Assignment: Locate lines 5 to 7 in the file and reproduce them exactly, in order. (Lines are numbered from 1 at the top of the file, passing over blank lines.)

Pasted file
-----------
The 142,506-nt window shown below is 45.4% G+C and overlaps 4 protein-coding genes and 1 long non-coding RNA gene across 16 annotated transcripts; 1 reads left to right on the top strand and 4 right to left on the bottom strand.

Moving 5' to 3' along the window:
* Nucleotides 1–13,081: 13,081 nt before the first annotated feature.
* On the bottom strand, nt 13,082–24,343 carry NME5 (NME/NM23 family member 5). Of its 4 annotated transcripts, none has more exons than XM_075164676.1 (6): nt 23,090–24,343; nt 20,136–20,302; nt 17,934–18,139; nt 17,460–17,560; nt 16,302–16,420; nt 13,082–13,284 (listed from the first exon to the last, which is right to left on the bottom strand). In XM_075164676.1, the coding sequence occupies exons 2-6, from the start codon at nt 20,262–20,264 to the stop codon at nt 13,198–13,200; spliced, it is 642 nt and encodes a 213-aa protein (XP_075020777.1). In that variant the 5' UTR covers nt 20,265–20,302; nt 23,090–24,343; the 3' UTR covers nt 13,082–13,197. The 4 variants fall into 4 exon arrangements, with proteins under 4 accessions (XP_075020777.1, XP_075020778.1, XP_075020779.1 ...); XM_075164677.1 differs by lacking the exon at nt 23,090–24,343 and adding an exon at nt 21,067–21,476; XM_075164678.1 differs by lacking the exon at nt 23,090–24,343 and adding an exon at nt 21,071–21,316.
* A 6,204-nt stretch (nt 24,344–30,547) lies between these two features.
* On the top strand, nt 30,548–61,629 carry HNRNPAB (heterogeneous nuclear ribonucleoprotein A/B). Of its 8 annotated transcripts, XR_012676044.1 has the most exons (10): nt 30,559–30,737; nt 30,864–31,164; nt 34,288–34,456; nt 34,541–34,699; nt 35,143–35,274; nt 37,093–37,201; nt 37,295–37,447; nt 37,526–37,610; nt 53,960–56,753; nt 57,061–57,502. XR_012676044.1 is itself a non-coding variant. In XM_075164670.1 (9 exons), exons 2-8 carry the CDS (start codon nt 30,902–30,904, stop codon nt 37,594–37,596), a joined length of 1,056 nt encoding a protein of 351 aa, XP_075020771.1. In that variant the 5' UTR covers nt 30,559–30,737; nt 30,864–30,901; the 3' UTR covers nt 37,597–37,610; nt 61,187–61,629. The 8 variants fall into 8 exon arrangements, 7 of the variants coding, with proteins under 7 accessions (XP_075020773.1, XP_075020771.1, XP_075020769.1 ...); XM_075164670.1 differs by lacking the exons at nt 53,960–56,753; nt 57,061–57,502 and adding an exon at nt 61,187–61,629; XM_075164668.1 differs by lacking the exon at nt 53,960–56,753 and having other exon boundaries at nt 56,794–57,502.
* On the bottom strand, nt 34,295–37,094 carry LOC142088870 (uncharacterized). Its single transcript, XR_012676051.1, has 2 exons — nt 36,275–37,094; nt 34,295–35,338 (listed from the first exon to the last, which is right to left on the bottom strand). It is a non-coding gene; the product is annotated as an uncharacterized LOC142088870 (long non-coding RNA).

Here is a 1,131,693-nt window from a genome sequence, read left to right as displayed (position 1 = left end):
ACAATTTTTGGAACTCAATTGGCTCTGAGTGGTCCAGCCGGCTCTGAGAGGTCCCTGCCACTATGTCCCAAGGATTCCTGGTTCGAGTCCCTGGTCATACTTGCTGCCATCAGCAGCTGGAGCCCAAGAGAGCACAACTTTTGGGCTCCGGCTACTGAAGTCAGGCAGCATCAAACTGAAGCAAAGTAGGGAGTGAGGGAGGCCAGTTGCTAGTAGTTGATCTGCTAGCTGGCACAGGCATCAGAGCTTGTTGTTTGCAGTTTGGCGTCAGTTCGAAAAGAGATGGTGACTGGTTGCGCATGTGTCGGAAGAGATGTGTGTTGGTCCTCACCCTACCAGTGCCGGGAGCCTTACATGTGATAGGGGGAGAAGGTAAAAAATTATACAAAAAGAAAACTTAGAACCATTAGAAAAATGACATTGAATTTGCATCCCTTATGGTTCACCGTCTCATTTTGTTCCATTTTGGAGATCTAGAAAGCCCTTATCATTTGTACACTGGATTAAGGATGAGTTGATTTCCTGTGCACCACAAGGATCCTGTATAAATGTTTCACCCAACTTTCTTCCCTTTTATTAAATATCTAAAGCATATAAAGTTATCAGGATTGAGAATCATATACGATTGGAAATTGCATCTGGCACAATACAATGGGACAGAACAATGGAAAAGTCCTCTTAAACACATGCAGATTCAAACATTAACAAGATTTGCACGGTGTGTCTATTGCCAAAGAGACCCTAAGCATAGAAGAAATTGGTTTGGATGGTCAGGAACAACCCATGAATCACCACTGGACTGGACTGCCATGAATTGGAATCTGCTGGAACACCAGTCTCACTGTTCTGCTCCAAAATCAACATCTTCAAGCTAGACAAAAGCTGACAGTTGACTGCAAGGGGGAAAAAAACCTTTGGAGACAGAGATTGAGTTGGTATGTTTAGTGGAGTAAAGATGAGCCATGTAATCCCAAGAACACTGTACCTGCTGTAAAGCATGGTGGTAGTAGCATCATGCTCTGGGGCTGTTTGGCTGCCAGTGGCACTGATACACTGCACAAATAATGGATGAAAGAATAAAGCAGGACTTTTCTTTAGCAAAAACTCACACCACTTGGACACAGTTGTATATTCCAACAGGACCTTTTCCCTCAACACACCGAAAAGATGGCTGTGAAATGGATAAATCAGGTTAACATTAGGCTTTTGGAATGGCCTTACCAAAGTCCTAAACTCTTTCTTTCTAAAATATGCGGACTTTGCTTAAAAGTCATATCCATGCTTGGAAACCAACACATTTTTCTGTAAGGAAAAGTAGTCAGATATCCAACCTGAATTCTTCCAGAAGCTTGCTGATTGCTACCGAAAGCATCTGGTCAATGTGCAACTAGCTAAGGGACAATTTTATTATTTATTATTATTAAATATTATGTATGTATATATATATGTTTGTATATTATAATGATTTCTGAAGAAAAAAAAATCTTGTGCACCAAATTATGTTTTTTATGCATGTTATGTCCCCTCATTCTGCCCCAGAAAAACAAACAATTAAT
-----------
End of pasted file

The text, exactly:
* A 6,204-nt stretch (nt 24,344–30,547) lies between these two features.
* On the top strand, nt 30,548–61,629 carry HNRNPAB (heterogeneous nuclear ribonucleoprotein A/B). Of its 8 annotated transcripts, XR_012676044.1 has the most exons (10): nt 30,559–30,737; nt 30,864–31,164; nt 34,288–34,456; nt 34,541–34,699; nt 35,143–35,274; nt 37,093–37,201; nt 37,295–37,447; nt 37,526–37,610; nt 53,960–56,753; nt 57,061–57,502. XR_012676044.1 is itself a non-coding variant. In XM_075164670.1 (9 exons), exons 2-8 carry the CDS (start codon nt 30,902–30,904, stop codon nt 37,594–37,596), a joined length of 1,056 nt encoding a protein of 351 aa, XP_075020771.1. In that variant the 5' UTR covers nt 30,559–30,737; nt 30,864–30,901; the 3' UTR covers nt 37,597–37,610; nt 61,187–61,629. The 8 variants fall into 8 exon arrangements, 7 of the variants coding, with proteins under 7 accessions (XP_075020773.1, XP_075020771.1, XP_075020769.1 ...); XM_075164670.1 differs by lacking the exons at nt 53,960–56,753; nt 57,061–57,502 and adding an exon at nt 61,187–61,629; XM_075164668.1 differs by lacking the exon at nt 53,960–56,753 and having other exon boundaries at nt 56,794–57,502.
* On the bottom strand, nt 34,295–37,094 carry LOC142088870 (uncharacterized). Its single transcript, XR_012676051.1, has 2 exons — nt 36,275–37,094; nt 34,295–35,338 (listed from the first exon to the last, which is right to left on the bottom strand). It is a non-coding gene; the product is annotated as an uncharacterized LOC142088870 (long non-coding RNA).